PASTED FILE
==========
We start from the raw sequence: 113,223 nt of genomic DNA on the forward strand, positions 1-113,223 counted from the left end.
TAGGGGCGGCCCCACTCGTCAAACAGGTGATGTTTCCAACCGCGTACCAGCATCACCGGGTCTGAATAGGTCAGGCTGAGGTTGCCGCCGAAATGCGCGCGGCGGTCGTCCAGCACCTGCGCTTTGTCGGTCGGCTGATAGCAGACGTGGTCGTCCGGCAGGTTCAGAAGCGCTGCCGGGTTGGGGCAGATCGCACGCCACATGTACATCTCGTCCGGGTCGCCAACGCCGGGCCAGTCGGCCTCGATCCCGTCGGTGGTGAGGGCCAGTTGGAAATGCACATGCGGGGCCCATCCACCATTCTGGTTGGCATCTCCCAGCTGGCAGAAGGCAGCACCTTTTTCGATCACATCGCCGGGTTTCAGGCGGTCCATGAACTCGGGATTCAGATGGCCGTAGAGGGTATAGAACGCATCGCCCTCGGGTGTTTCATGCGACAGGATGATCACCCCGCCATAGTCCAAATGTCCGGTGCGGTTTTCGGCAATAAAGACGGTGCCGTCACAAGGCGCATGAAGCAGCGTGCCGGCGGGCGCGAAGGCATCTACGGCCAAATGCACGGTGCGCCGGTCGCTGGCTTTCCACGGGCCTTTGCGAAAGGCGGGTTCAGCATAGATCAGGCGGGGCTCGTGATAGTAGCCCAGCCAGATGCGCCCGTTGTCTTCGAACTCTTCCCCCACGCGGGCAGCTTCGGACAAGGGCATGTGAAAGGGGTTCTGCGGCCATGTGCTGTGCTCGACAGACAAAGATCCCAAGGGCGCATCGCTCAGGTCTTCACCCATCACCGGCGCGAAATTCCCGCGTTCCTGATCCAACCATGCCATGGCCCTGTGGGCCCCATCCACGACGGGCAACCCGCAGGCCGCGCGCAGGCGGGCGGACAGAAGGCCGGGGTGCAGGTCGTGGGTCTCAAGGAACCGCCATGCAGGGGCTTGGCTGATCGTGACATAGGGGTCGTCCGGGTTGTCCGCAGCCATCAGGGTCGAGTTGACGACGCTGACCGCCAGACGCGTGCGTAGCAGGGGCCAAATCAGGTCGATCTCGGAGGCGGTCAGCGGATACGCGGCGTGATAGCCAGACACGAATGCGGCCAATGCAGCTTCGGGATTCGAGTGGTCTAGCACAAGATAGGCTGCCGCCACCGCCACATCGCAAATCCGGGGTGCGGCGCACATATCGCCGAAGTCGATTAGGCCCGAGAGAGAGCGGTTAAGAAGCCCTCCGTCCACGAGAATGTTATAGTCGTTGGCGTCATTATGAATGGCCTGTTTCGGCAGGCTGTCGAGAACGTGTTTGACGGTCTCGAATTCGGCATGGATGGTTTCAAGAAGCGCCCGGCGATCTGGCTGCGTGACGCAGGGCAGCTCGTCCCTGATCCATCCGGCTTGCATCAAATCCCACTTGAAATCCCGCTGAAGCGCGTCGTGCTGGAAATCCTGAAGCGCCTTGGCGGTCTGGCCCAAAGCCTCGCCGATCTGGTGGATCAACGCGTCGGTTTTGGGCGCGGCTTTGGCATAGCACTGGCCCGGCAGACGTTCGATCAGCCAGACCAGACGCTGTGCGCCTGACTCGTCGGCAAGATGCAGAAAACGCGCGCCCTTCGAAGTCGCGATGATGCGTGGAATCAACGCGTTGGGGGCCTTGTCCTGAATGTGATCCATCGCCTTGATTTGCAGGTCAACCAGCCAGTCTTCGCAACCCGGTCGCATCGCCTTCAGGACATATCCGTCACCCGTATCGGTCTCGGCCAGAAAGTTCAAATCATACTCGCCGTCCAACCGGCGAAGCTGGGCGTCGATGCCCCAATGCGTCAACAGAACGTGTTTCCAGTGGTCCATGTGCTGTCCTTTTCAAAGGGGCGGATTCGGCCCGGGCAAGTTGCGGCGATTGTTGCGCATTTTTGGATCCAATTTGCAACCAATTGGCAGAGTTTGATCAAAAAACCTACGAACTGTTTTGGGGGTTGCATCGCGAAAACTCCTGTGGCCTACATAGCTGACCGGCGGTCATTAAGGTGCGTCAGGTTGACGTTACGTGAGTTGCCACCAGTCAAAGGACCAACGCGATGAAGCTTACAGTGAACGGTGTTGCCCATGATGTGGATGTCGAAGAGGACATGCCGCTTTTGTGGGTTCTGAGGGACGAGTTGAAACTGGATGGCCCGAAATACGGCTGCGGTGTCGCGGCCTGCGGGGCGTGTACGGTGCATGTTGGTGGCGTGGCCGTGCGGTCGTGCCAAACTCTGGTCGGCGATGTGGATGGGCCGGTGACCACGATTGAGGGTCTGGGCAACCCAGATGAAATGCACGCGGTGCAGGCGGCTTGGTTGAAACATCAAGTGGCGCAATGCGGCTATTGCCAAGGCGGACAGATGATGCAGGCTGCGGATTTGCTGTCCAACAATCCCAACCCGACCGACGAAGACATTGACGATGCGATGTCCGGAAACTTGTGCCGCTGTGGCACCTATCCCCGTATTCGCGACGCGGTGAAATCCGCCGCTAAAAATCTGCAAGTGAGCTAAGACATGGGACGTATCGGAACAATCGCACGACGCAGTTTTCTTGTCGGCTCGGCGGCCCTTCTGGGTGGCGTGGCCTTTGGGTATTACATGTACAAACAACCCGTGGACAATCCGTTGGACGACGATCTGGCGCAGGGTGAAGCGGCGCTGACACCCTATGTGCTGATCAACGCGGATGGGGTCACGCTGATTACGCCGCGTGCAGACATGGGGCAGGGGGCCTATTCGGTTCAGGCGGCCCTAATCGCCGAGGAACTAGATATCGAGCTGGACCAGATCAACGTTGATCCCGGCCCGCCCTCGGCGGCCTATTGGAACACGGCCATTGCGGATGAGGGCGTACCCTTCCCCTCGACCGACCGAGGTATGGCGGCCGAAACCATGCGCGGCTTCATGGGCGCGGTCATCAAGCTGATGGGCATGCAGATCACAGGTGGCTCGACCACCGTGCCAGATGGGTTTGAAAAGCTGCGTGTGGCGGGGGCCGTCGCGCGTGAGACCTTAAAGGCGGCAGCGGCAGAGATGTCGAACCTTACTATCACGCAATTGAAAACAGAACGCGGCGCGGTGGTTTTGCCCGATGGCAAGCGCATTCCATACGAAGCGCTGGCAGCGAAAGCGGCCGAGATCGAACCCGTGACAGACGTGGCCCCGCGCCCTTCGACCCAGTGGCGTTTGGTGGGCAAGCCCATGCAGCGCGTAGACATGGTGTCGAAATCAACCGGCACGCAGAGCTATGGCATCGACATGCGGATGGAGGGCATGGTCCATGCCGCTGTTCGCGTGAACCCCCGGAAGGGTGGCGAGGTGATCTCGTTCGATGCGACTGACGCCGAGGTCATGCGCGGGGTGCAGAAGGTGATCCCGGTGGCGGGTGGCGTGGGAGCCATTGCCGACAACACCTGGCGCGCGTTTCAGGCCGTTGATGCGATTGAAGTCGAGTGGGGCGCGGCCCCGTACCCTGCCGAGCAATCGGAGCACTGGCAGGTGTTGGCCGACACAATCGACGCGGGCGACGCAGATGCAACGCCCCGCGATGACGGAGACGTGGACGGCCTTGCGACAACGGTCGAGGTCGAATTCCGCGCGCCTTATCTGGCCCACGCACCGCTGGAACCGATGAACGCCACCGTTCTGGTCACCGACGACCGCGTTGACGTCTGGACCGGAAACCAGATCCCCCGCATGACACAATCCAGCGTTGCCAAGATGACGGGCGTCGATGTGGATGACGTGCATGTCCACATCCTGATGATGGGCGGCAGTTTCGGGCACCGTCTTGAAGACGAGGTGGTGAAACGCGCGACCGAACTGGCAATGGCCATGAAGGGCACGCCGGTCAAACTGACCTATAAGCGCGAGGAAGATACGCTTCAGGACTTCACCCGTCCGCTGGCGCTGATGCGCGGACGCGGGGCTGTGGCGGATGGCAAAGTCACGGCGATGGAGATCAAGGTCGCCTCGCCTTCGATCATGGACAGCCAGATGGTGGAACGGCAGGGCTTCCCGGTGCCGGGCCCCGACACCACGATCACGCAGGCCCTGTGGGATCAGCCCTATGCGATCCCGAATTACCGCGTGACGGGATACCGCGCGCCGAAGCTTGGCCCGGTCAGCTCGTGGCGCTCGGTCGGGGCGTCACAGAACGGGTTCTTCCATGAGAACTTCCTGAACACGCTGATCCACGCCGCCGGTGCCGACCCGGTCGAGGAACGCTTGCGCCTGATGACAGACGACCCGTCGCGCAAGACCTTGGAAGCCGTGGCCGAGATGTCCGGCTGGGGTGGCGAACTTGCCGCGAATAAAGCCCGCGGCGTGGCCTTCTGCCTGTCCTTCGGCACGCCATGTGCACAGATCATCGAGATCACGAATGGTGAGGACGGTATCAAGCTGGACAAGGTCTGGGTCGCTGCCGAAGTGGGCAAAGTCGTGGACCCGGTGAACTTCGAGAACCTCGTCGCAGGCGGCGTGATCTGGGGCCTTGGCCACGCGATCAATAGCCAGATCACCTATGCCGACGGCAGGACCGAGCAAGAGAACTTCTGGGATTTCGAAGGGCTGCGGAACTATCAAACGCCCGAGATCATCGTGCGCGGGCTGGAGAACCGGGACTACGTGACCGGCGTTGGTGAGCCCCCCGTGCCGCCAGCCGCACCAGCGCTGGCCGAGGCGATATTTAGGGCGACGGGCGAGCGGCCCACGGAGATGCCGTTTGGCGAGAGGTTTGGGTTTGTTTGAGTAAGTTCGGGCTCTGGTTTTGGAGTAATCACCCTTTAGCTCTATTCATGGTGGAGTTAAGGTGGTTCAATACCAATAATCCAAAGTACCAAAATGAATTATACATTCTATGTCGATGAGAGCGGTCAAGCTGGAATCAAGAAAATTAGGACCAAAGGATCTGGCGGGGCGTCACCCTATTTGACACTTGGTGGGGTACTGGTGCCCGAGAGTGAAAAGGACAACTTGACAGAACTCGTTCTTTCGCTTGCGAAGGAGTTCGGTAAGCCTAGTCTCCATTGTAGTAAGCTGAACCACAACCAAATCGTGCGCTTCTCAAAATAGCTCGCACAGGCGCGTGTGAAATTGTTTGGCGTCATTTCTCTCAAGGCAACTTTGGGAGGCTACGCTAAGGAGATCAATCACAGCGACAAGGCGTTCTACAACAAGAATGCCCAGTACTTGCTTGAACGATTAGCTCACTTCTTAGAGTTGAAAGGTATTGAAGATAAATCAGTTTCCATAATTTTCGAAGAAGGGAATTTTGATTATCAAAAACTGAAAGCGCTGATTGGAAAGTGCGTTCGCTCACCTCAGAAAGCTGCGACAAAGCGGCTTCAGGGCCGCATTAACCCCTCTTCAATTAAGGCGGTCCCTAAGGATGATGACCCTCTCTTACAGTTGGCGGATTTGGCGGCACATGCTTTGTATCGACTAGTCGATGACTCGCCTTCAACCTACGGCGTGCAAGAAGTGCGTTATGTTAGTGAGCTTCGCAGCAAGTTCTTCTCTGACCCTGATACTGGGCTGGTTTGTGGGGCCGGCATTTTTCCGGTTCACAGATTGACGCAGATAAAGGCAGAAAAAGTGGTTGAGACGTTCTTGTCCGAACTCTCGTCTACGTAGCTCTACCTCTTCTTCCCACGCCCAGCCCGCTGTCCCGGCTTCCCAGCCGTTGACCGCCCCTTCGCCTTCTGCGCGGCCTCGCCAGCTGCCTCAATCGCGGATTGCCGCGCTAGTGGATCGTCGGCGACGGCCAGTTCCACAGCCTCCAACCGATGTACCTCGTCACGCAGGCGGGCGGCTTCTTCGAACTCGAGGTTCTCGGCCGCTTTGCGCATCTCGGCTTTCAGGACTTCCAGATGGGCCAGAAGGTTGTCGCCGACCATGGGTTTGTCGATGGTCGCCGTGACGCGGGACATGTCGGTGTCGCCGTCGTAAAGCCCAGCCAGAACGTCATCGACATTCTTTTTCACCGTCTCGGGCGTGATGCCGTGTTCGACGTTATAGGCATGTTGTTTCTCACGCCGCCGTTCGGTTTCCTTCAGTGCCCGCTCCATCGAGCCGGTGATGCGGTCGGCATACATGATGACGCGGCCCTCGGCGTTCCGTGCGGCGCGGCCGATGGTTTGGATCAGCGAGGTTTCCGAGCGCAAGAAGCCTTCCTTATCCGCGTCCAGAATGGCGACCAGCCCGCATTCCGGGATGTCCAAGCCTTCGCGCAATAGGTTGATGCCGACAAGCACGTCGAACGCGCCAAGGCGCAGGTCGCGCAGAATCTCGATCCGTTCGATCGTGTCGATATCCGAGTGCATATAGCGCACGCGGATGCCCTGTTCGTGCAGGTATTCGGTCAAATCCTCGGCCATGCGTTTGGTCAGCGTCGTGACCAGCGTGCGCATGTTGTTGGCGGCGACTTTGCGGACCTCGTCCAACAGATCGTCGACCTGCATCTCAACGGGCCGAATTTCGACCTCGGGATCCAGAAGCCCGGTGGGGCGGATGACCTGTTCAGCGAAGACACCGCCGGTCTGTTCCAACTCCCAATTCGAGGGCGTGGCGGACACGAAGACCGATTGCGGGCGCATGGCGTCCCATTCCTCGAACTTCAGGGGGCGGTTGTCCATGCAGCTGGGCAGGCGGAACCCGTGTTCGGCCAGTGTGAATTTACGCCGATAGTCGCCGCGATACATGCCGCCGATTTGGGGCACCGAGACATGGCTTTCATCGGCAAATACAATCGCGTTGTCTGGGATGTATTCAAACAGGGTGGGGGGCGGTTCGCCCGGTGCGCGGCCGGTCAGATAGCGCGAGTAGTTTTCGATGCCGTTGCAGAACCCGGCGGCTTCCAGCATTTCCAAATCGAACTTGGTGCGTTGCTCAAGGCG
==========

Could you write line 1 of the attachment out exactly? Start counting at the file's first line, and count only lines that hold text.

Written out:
We start from the raw sequence: 113,223 nt of genomic DNA on the forward strand, positions 1-113,223 counted from the left end.